STATISTICAL SUPPORT FOR SUBTYPES IN POSTTRAUMATIC STRESS DISORDER: THE HOW AND WHY OF SUBTYPE ANALYSIS

Authors

  • Constance J. Dalenberg Ph.D.,

    Corresponding author
    • Clinical Psychology Ph.D. Program, California School of Professional Psychology, San Diego,, California
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  • Dale Glaser Ph.D.,

    1. Clinical Psychology Ph.D. Program, California School of Professional Psychology, San Diego,, California
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  • Omar M. Alhassoon Ph.D.

    1. Clinical Psychology Ph.D. Program, California School of Professional Psychology, San Diego,, California
    2. Department of Psychiatry, University of California, San Diego, California
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Correspondence to: Constance Dalenberg, California School of Professional Psychology, 10455 Pomerado Road, San Diego, CA 92121. E-mail: Cdalenberg2@alliant.edu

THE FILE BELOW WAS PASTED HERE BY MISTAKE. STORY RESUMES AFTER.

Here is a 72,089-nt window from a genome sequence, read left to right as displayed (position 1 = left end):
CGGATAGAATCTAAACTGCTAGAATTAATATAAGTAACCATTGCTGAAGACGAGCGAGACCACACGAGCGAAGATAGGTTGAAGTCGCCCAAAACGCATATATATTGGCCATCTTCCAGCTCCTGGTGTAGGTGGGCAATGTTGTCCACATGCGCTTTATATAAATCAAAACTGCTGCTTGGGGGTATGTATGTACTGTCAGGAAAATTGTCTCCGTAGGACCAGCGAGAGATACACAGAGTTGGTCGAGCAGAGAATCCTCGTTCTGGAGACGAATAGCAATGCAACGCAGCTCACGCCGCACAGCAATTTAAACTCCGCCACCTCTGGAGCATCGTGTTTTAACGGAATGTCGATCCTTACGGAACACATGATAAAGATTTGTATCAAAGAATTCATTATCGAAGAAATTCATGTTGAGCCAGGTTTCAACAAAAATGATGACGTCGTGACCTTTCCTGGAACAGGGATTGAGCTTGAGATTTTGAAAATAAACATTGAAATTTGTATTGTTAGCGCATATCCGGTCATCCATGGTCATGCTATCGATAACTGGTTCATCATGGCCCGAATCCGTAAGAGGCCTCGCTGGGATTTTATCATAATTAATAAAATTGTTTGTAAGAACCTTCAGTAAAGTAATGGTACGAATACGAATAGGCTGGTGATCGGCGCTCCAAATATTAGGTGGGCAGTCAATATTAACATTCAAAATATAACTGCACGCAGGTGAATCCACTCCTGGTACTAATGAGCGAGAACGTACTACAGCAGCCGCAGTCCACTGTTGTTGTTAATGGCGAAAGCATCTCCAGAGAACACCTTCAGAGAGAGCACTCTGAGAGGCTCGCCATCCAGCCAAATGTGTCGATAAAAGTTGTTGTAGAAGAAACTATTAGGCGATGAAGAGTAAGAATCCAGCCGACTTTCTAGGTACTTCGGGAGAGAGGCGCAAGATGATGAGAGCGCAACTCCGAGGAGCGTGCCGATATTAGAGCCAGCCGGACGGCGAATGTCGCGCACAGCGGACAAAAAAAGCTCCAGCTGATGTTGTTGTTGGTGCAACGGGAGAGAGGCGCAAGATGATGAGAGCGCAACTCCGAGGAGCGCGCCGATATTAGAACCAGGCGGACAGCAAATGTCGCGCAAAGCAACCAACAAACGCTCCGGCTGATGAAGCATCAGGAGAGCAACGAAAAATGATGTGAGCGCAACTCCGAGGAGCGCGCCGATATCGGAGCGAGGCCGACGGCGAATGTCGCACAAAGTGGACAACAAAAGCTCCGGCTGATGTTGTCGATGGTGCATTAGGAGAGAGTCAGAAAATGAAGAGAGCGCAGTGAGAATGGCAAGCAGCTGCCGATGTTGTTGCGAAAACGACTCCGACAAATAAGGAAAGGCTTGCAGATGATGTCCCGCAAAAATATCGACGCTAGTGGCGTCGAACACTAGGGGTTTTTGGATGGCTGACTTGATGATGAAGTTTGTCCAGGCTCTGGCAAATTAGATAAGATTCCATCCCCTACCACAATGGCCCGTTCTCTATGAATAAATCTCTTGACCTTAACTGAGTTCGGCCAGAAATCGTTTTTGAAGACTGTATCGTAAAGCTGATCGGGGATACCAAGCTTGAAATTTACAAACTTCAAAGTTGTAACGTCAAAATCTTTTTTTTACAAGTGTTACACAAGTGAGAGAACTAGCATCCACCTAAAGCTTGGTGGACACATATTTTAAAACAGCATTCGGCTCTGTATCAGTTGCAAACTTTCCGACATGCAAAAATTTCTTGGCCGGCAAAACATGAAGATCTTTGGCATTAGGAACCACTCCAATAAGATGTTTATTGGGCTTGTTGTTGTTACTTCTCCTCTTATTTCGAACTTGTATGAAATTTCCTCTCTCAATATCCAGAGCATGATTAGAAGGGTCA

Abstract

A number of researchers have argued for the existence of different subtypes of posttraumatic stress disorder (PTSD). In the current paper we present criteria by which to assess these putative subtypes, clarify potential pitfalls of the statistical methods employed to determine them, and propose alternative methods for such determinations. Specifically, three PTSD subtypes are examined: (1) complex PTSD, (2) externalizing/internalizing PTSD, and (3) dissociative/nondissociative PTSD. In addition, three criteria are proposed for subtype evaluation, these are the need for (1) reliability and clarity of definition, (2) distinctions between subtypes either structurally or by mechanism, and (3) clinical meaningfulness. Common statistical evidence for subtyping, such as statistical mean difference and cluster analysis, are presented and evaluated. Finally, more robust statistical methods are suggested for future research on PTSD subtyping.

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